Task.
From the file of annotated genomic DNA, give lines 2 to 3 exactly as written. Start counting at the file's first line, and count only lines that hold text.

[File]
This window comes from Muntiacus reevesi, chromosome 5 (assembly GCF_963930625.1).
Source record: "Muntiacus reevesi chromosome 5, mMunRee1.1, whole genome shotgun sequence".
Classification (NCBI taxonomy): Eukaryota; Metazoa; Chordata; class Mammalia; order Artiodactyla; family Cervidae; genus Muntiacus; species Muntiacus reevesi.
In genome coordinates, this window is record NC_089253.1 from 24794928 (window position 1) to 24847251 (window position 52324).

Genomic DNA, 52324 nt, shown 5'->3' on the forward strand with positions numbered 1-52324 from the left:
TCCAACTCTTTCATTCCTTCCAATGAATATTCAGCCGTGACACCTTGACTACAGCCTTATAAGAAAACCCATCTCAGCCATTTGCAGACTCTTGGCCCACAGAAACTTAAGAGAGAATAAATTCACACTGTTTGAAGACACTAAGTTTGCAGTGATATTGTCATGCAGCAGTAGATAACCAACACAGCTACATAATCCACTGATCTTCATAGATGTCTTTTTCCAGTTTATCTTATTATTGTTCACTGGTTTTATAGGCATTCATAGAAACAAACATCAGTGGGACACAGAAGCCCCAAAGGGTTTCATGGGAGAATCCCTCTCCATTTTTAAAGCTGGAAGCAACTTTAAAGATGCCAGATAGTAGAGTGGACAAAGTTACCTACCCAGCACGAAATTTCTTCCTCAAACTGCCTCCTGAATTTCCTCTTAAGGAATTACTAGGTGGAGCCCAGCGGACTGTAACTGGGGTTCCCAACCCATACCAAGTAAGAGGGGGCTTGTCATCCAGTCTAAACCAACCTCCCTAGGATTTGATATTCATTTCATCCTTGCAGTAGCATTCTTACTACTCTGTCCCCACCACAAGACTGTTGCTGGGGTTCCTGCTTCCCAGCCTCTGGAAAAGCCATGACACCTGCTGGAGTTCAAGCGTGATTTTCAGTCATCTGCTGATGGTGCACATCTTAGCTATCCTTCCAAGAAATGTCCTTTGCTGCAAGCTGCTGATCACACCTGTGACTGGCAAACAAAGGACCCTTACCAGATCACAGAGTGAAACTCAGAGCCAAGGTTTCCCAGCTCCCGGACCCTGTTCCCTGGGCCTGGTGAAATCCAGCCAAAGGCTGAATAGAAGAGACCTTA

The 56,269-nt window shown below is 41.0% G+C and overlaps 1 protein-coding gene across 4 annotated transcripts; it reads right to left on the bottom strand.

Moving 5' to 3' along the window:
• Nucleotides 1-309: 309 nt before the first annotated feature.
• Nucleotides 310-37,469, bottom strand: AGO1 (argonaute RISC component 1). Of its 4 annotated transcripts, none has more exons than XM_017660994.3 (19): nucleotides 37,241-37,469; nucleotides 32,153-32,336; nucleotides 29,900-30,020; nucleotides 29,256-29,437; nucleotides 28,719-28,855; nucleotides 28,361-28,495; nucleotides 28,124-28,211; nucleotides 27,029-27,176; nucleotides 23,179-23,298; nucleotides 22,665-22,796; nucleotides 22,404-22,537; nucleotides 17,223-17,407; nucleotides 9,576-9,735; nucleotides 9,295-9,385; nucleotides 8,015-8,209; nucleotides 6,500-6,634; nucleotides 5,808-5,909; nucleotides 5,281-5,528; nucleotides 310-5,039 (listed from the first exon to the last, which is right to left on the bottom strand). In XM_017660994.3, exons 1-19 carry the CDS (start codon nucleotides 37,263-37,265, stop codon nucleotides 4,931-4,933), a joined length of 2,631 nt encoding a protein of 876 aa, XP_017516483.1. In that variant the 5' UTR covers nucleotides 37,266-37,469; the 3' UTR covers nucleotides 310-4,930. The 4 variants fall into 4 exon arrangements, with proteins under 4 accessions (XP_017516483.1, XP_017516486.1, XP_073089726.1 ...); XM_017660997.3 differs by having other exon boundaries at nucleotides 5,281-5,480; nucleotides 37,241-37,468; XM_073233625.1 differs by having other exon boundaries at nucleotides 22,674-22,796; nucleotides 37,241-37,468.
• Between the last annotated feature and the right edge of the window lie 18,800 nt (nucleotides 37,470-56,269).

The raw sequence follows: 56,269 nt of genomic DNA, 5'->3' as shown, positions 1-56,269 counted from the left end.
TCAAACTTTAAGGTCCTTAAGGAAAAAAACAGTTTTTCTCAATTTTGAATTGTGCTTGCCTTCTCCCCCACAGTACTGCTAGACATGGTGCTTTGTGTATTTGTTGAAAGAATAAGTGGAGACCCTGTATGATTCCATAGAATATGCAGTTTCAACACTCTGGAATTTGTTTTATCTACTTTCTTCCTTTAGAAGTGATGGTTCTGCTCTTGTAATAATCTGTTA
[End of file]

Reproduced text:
Source record: "Muntiacus reevesi chromosome 5, mMunRee1.1, whole genome shotgun sequence".
Classification (NCBI taxonomy): Eukaryota; Metazoa; Chordata; class Mammalia; order Artiodactyla; family Cervidae; genus Muntiacus; species Muntiacus reevesi.